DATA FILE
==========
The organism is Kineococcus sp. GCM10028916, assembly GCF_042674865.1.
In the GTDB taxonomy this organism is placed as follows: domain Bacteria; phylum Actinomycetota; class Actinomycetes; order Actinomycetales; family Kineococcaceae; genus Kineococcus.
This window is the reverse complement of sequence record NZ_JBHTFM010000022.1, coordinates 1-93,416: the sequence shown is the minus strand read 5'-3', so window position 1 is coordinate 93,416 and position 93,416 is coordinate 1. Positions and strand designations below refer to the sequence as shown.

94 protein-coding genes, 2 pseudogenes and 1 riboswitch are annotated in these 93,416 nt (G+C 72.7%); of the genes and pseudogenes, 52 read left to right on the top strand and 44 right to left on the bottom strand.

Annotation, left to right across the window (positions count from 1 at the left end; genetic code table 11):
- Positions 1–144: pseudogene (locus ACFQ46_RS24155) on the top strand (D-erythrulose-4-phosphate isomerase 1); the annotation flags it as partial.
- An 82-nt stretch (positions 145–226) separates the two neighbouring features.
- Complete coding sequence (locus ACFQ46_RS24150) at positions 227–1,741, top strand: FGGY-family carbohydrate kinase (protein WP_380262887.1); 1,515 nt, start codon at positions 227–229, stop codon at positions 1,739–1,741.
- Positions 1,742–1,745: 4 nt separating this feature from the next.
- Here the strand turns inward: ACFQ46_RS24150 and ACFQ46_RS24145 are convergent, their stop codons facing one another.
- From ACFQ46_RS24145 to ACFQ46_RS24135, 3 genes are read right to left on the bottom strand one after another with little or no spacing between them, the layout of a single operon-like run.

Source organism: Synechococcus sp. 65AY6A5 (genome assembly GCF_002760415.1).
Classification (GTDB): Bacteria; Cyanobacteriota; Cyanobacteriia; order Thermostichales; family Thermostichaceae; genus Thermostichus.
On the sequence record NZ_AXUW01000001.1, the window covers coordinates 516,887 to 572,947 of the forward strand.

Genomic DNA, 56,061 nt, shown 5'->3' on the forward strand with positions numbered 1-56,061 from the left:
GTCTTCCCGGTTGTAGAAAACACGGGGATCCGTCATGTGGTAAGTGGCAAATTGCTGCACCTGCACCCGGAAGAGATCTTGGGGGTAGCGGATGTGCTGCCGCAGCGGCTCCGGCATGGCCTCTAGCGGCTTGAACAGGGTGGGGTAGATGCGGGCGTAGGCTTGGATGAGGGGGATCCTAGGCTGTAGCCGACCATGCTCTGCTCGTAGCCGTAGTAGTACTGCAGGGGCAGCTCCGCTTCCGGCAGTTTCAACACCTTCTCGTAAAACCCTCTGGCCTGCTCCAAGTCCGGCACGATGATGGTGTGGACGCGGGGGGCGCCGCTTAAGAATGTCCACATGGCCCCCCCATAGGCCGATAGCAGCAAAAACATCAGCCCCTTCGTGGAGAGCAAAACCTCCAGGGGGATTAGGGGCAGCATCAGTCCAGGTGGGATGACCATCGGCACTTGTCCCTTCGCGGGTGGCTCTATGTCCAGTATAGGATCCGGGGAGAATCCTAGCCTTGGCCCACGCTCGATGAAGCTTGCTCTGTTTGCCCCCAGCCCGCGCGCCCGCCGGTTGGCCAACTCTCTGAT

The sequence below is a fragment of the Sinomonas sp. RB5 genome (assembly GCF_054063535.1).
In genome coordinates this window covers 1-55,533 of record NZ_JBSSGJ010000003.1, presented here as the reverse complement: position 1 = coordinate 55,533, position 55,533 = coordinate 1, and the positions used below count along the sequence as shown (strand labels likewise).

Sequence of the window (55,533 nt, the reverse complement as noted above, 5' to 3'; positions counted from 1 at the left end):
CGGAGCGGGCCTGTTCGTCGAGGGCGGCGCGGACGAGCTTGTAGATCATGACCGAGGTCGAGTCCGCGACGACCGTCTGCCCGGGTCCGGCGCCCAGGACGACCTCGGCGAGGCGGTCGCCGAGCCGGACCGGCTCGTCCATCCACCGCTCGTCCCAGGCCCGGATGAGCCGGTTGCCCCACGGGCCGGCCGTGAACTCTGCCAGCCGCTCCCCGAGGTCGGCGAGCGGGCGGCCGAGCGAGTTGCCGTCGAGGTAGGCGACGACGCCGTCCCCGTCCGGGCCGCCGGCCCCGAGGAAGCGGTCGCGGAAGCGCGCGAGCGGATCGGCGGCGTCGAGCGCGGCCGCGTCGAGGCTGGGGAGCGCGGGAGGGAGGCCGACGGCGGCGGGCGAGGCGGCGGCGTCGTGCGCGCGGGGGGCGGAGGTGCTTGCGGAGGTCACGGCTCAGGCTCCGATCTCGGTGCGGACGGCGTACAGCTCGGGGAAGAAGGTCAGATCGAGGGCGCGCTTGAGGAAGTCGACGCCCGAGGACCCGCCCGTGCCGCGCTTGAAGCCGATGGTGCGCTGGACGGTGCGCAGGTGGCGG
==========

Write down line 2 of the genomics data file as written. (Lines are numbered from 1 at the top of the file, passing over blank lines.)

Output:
In the GTDB taxonomy this organism is placed as follows: domain Bacteria; phylum Actinomycetota; class Actinomycetes; order Actinomycetales; family Kineococcaceae; genus Kineococcus.